Thursday, 10 March 2016

THE MYRTLE - MYRTUS COMMUNIS

“The olive branch has been consecrated to peace, palm branches to victory, the laurel to conquest and poetry, the myrtle to love and pleasure, the cypress to mourning, and the willow to despondency.” - Dorothea Dix

Myrtus, with the common name myrtle, is a genus of flowering plants in the family Myrtaceae, described by Linnaeus in 1753. The Myrtus genus has two species recognised today: Myrtus communis, common myrtle; native to the Mediterranean region in southern Europe and Myrtus nivellei, Saharan myrtle; native to North Africa.

Myrtus communis, the common myrtle or true myrtle, is native across the northern Mediterranean region (especially in the islands of Sardinia and Corsica, where it is locally known by the name of murta). The plant is an evergreen shrub or small tree, growing to 5 metres tall. The leaf is entire, 3–5 cm long, with a fragrant essential oil. The star-like flower has five petals and sepals, and numerous stamens. Petals usually are white. The flower is pollinated by insects. The fruit is a round berry containing several seeds, most commonly blue-black in colour. A variety with yellow-amber berries is also present. The seeds are dispersed by birds that eat the berries.

Myrtle, is used in the islands of Sardinia and Corsica to produce an aromatic liqueur called Mirto by macerating it in alcohol. Mirto is one of the most typical drinks of Sardinia and comes in two varieties: mirto rosso (red) produced by macerating the berries, and mirto bianco (white) produced from the less common yellow berries and sometimes the leaves. Many Mediterranean pork dishes include Myrtle berries, and roast baby pig is often stuffed with myrtle sprigs in the belly cavity, to impart an aromatic flavour to the meat. The berries, whole or ground, have been used as a pepper substitute. They contribute to the distinctive flavour of mortadella sausage and the related American bologna sausage. In Calabria, dried figs are threaded through a myrtle branch and then baked. The figs acquire a pleasant taste from the essential oils of the herb. They are then enjoyed through the winter months.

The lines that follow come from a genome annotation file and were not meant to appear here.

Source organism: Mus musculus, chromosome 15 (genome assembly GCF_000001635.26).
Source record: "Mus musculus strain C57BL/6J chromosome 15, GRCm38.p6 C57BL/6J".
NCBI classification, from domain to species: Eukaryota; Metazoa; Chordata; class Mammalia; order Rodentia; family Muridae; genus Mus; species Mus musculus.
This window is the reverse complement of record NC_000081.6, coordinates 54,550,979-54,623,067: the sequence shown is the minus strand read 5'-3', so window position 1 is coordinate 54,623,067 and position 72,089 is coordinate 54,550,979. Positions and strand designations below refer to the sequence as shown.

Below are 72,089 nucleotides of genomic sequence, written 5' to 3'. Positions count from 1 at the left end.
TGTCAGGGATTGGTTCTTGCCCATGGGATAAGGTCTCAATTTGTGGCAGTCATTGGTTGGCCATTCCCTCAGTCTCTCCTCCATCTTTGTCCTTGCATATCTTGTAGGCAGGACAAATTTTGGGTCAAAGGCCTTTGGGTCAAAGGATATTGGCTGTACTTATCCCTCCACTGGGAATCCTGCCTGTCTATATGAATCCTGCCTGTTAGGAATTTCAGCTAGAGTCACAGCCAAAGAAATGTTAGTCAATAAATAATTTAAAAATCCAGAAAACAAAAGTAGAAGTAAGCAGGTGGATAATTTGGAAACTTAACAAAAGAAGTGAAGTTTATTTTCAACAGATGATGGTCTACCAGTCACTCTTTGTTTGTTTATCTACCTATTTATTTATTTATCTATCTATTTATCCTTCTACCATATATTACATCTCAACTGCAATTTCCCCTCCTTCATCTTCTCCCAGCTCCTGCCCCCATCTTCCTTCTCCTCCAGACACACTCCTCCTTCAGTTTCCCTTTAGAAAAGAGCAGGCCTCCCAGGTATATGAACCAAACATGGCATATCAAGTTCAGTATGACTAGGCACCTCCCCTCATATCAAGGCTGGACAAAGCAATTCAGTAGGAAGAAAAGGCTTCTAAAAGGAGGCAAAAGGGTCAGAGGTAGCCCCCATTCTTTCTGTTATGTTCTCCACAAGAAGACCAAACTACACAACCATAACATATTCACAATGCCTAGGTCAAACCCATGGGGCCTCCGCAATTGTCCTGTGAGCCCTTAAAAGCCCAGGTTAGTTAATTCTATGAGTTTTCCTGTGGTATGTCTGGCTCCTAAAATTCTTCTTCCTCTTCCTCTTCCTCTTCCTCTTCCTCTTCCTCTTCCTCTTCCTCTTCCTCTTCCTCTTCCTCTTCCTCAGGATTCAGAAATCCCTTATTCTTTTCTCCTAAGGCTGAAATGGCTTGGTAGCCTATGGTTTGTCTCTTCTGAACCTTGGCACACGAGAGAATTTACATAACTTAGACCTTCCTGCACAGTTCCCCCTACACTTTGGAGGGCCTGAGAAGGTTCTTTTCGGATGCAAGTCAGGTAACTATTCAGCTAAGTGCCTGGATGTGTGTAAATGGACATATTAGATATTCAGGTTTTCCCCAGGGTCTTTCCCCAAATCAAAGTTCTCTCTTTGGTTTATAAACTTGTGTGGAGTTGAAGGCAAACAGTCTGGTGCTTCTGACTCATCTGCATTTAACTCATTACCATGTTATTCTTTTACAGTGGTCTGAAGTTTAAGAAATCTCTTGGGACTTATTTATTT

Myrtle occupies a prominent place in the writings of Hippocrates, Pliny, Dioscorides, Galen, and the Arabian writers on medicine. In several countries, particularly in Europe and China, there has been a tradition for prescribing this substance for sinus infections. A systematic review of herbal medicines used for the treatment of rhinosinusitis concluded that the evidence that any herbal medicines are beneficial in the treatment of rhinosinusitis is limited, and that for Myrtus there is insufficient data to verify the significance of clinical results.

In Greek mythology and ritual the myrtle was sacred to the goddesses Aphrodite and Demeter: Artemidorus asserts that in interpreting dreams “a myrtle garland signifies the same as an olive garland, except that it is especially auspicious for farmers because of Demeter and for women because of Aphrodite. For the plant is sacred to both goddesses.” Pausanias explains that one of the Graces in the sanctuary at Elis holds a myrtle branch because “the rose and the myrtle are sacred to Aphrodite and connected with the story of Adonis, while the Graces are of all deities the nearest related to Aphrodite.” Myrtle is the garland of Iacchus, according to Aristophanes, and of the victors at the Theban Iolaea, held in honour of the Theban hero Iolaus.